Education is a social investment aimed at shaping the present and the future. Like other investments, it should abide by the rules of a market that demands quality, relevance, durability and reasonableness of price in order to be attractive and appealing to its users.
In low-income economies, the public sector often struggles to meet its mandate for delivering quality education. Weak systems and opaque operations (and sometimes corruption) contribute to this situation.
Engaging the private sector and private schools and leveraging their strengths in the delivery of education — while adhering to government-set standards — could help bridge this gap, strengthen education and ultimately lead to better learning outcomes for students.
In many places, it is clear where the public sector isn’t living up to expectations for education, as the private sector takes on an increasing share of education delivery. In Nigeria, for example, the 2015 National Education Data Survey showed that private schools account for 28 percent of primary school enrollment in the Southeast and 40 percent in the Southwest. According to Development and Cooperation, 33 percent of Kenya’s primary schools are private, and so are 15 percent of all secondary schools. In these cases, private schools’ prevalence can be attributed to several factors, including struggling ministries, unmotivated teachers and teaching professionals, crumbling infrastructure, lack of teaching learning materials, limited funding and loose relationships between the government and communities.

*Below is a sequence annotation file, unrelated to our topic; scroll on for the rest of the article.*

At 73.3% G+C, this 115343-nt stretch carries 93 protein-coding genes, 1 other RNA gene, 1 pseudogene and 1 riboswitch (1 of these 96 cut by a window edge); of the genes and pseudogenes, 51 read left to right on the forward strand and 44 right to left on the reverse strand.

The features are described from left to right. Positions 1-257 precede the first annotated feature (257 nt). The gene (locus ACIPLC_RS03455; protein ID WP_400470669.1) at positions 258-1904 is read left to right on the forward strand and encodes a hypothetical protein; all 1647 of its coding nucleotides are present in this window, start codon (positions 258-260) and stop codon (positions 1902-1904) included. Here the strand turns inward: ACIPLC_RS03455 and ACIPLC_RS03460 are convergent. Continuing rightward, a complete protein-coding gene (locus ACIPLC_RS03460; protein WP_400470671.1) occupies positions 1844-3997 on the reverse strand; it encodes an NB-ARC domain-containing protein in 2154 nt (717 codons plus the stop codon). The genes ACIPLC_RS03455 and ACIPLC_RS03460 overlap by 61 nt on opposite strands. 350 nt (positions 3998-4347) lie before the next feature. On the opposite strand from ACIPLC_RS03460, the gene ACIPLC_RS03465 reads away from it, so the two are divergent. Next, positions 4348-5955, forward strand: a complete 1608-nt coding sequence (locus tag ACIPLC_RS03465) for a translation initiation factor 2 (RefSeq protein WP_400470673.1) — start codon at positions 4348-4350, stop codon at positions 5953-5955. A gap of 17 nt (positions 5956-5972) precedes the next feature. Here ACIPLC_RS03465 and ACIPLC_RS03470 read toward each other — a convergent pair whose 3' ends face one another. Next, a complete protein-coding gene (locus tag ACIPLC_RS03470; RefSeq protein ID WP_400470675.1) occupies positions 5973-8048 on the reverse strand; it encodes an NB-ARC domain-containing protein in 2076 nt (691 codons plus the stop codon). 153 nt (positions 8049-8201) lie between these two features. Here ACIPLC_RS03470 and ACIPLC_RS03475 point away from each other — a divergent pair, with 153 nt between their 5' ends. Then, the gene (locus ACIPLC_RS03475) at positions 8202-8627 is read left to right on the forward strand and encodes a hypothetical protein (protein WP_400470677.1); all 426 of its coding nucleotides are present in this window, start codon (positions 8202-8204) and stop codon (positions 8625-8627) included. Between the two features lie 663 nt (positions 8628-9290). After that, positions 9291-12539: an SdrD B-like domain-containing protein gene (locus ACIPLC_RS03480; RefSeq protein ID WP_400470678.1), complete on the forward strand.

These are compounded by the fact that ministries do not have a clear policy on how to engage with other education providers. The result is obvious: the rapid deterioration in the quality of education provided by the public sector, creating opportunity for the private sector to fill the gap.
When properly implemented, the private sector’s engagement in education boasts dynamism. It is incentive-driven. It is agile and creative. It can easily adapt to changing market demands or circumstances. And, above all, it has the potential and frequently the means to deliver education as a social commodity to society.